Mamata’s carefully crafted image of honesty and integrity, too, suffered a serious dent in a series of incidents where she was found to be protecting her party men, ministers and legislators alike, who were involved in various criminal activities.

Unlike the Saradha scam, where the complicated money trail made it difficult to pin the culpability of the ruling party people, the visuals of the flyover collapse and Trinamool ministers and legislators taking bribes has had more impact on the minds of the people. The suspicion that the state government was corrupt to the brim turned into firm conviction after Mamata refused to institute an inquiry into the Narada graft case.

Now, armed with charges of visible corruption and lawlessness against the ruling party, the Opposition has been successful in setting the agenda for this election. Mamata and her party are now pushed into a defensive mode. With the Congress and the Left joining hands against the ruling Trinamool, the sagging morale of the grassroot workers got a massive boost. On the other hand, the perception of a secret deal between “Modibhai & Didibhai” damaged the BJP’s poll prospects. In the absence of a Modi wave, there is a strong possibility of the Congress-Left combine gaining at the cost of the BJP.

But the big question is: Will the Election Commission take pro-active measures to provide security to voters in the remaining phases? In the first two phases of the elections, its role or lack of it, came in for a lot of criticism. If the commission becomes proactive, the election would be a closely contested one. Even if Mamata scrapes through, her margin would be reduced substantially. Or else, Bengal might see a “Poribortan of Poribortan”.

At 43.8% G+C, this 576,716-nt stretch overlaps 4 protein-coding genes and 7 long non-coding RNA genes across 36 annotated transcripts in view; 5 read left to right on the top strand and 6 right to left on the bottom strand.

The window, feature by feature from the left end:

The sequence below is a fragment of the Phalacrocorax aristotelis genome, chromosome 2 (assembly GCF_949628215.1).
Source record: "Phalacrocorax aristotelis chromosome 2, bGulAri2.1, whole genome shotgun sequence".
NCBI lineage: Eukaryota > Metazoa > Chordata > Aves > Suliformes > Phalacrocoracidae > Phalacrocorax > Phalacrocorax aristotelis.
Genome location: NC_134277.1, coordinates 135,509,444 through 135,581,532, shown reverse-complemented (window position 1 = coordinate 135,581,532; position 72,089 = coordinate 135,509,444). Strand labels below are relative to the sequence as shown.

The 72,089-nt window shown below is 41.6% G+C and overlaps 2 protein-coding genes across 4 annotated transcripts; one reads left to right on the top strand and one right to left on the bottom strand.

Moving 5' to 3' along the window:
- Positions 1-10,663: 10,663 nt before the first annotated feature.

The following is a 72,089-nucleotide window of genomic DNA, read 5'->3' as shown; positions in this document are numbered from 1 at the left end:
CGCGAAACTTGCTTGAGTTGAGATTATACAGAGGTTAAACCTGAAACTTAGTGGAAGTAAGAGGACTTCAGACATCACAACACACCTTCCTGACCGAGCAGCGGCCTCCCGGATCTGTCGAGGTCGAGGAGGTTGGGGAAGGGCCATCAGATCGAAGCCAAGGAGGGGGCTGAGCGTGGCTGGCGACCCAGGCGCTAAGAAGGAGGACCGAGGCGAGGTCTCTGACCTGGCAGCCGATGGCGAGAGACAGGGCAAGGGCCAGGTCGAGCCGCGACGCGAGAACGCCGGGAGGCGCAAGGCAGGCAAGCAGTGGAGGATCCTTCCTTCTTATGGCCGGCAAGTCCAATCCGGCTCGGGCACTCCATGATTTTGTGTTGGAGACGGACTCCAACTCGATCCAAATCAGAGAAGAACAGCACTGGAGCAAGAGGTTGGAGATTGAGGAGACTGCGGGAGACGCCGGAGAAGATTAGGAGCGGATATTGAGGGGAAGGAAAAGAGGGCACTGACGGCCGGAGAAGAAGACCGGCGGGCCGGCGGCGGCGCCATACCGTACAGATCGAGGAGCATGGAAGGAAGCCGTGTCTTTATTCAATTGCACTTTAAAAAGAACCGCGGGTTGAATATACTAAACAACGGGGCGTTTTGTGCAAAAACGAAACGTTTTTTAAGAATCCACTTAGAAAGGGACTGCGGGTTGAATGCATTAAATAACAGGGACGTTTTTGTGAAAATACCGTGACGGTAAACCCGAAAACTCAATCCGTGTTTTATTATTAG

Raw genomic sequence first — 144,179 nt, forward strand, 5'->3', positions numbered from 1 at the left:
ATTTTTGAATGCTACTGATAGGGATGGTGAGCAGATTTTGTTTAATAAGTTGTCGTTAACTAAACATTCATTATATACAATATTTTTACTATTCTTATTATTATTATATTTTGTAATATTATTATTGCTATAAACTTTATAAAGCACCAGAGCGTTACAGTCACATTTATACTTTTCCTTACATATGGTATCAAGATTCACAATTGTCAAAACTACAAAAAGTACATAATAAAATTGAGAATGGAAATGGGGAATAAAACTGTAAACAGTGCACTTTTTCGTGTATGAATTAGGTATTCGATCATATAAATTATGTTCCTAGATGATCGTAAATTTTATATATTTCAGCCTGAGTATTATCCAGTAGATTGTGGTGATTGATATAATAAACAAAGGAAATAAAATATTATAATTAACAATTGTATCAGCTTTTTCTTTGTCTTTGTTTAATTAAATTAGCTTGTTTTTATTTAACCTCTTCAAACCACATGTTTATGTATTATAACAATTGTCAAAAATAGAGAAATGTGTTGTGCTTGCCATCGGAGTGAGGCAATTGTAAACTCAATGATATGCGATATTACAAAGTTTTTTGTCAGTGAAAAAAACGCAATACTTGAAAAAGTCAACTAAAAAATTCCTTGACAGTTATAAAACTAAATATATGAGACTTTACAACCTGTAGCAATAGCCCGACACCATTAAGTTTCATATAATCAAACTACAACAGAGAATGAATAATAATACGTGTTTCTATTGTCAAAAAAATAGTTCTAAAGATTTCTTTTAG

(The writer is a senior journalist based in Kolkata)


Western districts (Bankura, Purulia, West Midnapore): A sweet spot for Trinamool Congress, Mamata is likely to retain the region.

ungle Mahal: Mamata won hearts and minds after the encounter killing of Maoist leader Kishenji in 2012 and ushered in much-awaited end to bloodshed but the tribal-dominated region could go against and stand by Jharkhand Party (Naren), a Trinamool ally in 2011

Nadia: Despite being a Trinamool stronghold, dissident Trinamool MLA Arjun Singh could play spoilsport, helping Left-Congress combine to gain seats

Asansol-Durgapur-Ranigunge: The traditional industrial belt with collieries, steel plants and sponge iron factories, the area’s mixed bag of voters helped BJP win Asansol Parliamentary and could retain the trend

Malda-Murshidabad: The last Congress stronghold in Bengal is likely to retain its flavour although influential Trinamool MP Subhendu Adhikari has made inroads in last one year

North Bengal: The weakest link in Mamata’s chain, from the plains of Siliguri, where CPM is strong, to the Darjeeling Hills, where GJM rules the roost, Trinamool is not likely to gain much

Key Players
Mamata Banerjee  The firebrand Trinamool Congress chief who fought the Left Front for nearly three decades to wrest power in 2011, upsetting a 34-year-long regime. Her popularity has been on the wane after becoming the CM over various issues.

Surjya Kanta Mishra  The former Left minister was made CPM state secretary in 2014 and became the first party state chief to contest in polls. Mishra has been instrumental in bringing the Congress on board to form a coalition against Mamata.

Dilip Ghosh   An RSS pracharak of more than 25 years with extensive organisational experience across the North East, he was brought in as BJP state president to guide the party through troubled waters as the party seemingly lost gains made in 2014 Lok Sabha elections.

Adhir Ranjan Chowdhury: The ex-junior rail minister and state Congress chief is the party’s strongman from Murshidabad and has been holding the last Congress stronghold in Bengal. He realised the need to join hands with the Left to fight Mamata.

Asok Bhattacharya: A former minster and CPM heavyweight from North Bengal, he has shown the way to work with the Congress by jointly forming the Board at Siliguri Municipal Corporation in 2015; responsible for keeping

Mamata at bay in the region.

Bimal Gurung: The Gorkha Janamukti Morcha (GJM) president, who fought the 2011 state polls as a Trinamool ally, switched sides to BJP and gave the saffron party a toehold in Bengal by helping win two subsequent MPs from Darjeeling. He is likely to remain a roadblock for Mamata.